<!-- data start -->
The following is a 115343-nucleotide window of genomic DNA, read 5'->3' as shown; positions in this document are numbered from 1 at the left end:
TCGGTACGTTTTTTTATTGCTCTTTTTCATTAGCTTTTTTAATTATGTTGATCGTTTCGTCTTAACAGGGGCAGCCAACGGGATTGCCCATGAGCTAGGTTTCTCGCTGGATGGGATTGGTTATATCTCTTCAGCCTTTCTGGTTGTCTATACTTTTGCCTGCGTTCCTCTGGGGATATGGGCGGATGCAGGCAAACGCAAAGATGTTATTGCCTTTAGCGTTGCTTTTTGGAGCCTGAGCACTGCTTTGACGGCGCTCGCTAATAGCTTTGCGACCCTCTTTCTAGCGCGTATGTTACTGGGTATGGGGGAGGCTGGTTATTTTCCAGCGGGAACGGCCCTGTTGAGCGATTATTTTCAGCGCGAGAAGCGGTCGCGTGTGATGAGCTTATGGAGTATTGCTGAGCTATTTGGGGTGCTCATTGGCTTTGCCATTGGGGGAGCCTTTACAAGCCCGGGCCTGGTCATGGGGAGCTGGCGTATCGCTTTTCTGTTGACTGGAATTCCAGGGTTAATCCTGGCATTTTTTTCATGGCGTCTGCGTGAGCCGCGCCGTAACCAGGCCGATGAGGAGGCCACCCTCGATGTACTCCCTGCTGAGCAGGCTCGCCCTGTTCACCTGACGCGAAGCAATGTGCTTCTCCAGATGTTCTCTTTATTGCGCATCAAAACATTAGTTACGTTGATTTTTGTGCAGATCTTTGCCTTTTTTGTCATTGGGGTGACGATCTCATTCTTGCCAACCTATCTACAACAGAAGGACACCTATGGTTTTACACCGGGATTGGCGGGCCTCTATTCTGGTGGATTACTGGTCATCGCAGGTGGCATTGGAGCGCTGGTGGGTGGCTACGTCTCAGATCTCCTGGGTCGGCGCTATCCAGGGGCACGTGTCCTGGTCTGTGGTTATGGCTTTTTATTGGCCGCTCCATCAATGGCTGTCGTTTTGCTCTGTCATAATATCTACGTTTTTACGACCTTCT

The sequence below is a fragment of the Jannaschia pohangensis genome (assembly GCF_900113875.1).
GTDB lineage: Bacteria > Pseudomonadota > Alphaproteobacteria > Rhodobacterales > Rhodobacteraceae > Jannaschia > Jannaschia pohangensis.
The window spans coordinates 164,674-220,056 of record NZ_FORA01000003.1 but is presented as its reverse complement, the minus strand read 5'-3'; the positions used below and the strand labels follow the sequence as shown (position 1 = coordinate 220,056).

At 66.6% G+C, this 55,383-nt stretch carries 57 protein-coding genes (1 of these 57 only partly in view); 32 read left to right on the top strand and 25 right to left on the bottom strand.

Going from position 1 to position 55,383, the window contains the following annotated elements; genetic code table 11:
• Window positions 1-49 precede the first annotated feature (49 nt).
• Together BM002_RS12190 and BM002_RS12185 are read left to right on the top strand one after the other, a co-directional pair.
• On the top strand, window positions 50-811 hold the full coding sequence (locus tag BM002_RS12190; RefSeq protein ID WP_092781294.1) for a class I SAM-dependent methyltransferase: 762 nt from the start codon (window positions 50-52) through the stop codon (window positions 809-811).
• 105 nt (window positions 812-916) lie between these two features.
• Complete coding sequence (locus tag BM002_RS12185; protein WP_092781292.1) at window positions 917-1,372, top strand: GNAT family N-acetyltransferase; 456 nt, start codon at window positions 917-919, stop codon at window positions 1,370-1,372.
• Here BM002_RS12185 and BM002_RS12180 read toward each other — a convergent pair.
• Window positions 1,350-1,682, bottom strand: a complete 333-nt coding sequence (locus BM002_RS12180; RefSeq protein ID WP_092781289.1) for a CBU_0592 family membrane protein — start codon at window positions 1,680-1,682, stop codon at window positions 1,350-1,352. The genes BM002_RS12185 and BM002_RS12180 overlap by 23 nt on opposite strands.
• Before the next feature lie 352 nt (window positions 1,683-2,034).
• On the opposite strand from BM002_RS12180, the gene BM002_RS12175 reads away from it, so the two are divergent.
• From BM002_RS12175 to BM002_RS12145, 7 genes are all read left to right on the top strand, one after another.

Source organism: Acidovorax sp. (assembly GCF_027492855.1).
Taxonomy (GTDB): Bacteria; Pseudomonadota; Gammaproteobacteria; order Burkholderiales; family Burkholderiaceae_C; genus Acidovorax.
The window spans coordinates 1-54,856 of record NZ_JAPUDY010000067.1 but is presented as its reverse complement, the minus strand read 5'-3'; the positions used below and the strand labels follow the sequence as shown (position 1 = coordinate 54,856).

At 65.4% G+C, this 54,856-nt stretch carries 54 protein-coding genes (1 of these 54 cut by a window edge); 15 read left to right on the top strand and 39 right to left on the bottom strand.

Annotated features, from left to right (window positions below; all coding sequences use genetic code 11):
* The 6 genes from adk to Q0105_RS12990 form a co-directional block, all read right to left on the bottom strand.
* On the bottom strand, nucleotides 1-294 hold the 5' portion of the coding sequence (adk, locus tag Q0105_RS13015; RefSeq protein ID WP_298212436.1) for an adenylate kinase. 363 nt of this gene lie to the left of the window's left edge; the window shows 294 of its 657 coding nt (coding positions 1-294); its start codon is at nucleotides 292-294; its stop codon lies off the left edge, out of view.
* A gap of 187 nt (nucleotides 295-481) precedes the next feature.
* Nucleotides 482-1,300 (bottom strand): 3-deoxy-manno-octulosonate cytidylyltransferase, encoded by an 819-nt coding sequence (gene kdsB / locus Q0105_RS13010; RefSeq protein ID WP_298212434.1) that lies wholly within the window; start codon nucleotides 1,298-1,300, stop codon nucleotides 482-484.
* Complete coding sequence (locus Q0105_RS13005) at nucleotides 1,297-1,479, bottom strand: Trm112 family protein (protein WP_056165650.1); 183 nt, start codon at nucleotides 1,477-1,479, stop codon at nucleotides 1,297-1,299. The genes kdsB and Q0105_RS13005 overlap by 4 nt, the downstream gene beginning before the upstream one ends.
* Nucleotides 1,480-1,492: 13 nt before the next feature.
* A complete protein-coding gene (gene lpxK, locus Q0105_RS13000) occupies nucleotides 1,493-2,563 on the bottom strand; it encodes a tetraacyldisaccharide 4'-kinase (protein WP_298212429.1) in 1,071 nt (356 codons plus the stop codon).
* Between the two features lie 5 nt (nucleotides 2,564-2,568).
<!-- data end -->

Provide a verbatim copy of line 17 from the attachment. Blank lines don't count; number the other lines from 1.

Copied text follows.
• From BM002_RS12175 to BM002_RS12145, 7 genes are all read left to right on the top strand, one after another.